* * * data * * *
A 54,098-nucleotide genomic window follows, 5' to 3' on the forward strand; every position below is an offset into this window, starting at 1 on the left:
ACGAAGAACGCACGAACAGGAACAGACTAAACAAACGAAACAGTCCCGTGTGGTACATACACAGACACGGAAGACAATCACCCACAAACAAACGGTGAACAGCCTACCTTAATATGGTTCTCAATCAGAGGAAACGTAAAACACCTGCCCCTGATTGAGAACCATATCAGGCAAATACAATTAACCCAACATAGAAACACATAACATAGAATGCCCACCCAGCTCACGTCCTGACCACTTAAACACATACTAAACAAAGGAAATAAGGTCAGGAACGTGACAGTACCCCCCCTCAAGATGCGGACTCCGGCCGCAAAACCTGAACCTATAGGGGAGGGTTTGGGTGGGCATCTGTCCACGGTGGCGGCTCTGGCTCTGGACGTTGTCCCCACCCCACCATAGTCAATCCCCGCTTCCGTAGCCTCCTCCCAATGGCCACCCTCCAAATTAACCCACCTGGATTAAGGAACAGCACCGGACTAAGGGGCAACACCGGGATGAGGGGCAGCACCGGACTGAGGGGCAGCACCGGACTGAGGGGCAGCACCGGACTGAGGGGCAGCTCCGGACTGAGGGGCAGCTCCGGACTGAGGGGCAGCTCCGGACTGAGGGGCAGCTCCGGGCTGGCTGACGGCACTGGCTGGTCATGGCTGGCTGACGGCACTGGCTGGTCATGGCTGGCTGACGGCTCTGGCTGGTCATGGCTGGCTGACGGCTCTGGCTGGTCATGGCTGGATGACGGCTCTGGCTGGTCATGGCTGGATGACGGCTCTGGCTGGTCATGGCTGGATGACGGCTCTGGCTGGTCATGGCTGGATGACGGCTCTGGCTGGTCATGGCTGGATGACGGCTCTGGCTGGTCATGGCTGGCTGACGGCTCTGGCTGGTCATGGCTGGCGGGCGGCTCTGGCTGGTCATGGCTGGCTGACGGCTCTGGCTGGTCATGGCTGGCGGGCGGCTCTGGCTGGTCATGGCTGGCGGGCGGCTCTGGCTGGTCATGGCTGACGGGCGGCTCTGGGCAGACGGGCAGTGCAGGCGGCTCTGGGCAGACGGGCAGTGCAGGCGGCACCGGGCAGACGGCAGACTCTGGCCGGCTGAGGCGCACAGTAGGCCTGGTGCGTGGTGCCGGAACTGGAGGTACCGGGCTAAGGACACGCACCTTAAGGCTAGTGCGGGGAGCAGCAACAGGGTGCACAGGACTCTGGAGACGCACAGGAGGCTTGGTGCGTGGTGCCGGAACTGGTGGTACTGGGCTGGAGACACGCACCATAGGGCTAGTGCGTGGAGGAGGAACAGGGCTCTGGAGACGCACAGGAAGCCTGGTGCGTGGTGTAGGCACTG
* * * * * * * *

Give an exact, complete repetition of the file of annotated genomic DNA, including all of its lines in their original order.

A 54,098-nucleotide genomic window follows, 5' to 3' on the forward strand; every position below is an offset into this window, starting at 1 on the left:
ACGAAGAACGCACGAACAGGAACAGACTAAACAAACGAAACAGTCCCGTGTGGTACATACACAGACACGGAAGACAATCACCCACAAACAAACGGTGAACAGCCTACCTTAATATGGTTCTCAATCAGAGGAAACGTAAAACACCTGCCCCTGATTGAGAACCATATCAGGCAAATACAATTAACCCAACATAGAAACACATAACATAGAATGCCCACCCAGCTCACGTCCTGACCACTTAAACACATACTAAACAAAGGAAATAAGGTCAGGAACGTGACAGTACCCCCCCTCAAGATGCGGACTCCGGCCGCAAAACCTGAACCTATAGGGGAGGGTTTGGGTGGGCATCTGTCCACGGTGGCGGCTCTGGCTCTGGACGTTGTCCCCACCCCACCATAGTCAATCCCCGCTTCCGTAGCCTCCTCCCAATGGCCACCCTCCAAATTAACCCACCTGGATTAAGGAACAGCACCGGACTAAGGGGCAACACCGGGATGAGGGGCAGCACCGGACTGAGGGGCAGCACCGGACTGAGGGGCAGCACCGGACTGAGGGGCAGCTCCGGACTGAGGGGCAGCTCCGGACTGAGGGGCAGCTCCGGACTGAGGGGCAGCTCCGGGCTGGCTGACGGCACTGGCTGGTCATGGCTGGCTGACGGCACTGGCTGGTCATGGCTGGCTGACGGCTCTGGCTGGTCATGGCTGGCTGACGGCTCTGGCTGGTCATGGCTGGATGACGGCTCTGGCTGGTCATGGCTGGATGACGGCTCTGGCTGGTCATGGCTGGATGACGGCTCTGGCTGGTCATGGCTGGATGACGGCTCTGGCTGGTCATGGCTGGATGACGGCTCTGGCTGGTCATGGCTGGCTGACGGCTCTGGCTGGTCATGGCTGGCGGGCGGCTCTGGCTGGTCATGGCTGGCTGACGGCTCTGGCTGGTCATGGCTGGCGGGCGGCTCTGGCTGGTCATGGCTGGCGGGCGGCTCTGGCTGGTCATGGCTGACGGGCGGCTCTGGGCAGACGGGCAGTGCAGGCGGCTCTGGGCAGACGGGCAGTGCAGGCGGCACCGGGCAGACGGCAGACTCTGGCCGGCTGAGGCGCACAGTAGGCCTGGTGCGTGGTGCCGGAACTGGAGGTACCGGGCTAAGGACACGCACCTTAAGGCTAGTGCGGGGAGCAGCAACAGGGTGCACAGGACTCTGGAGACGCACAGGAGGCTTGGTGCGTGGTGCCGGAACTGGTGGTACTGGGCTGGAGACACGCACCATAGGGCTAGTGCGTGGAGGAGGAACAGGGCTCTGGAGACGCACAGGAAGCCTGGTGCGTGGTGTAGGCACTG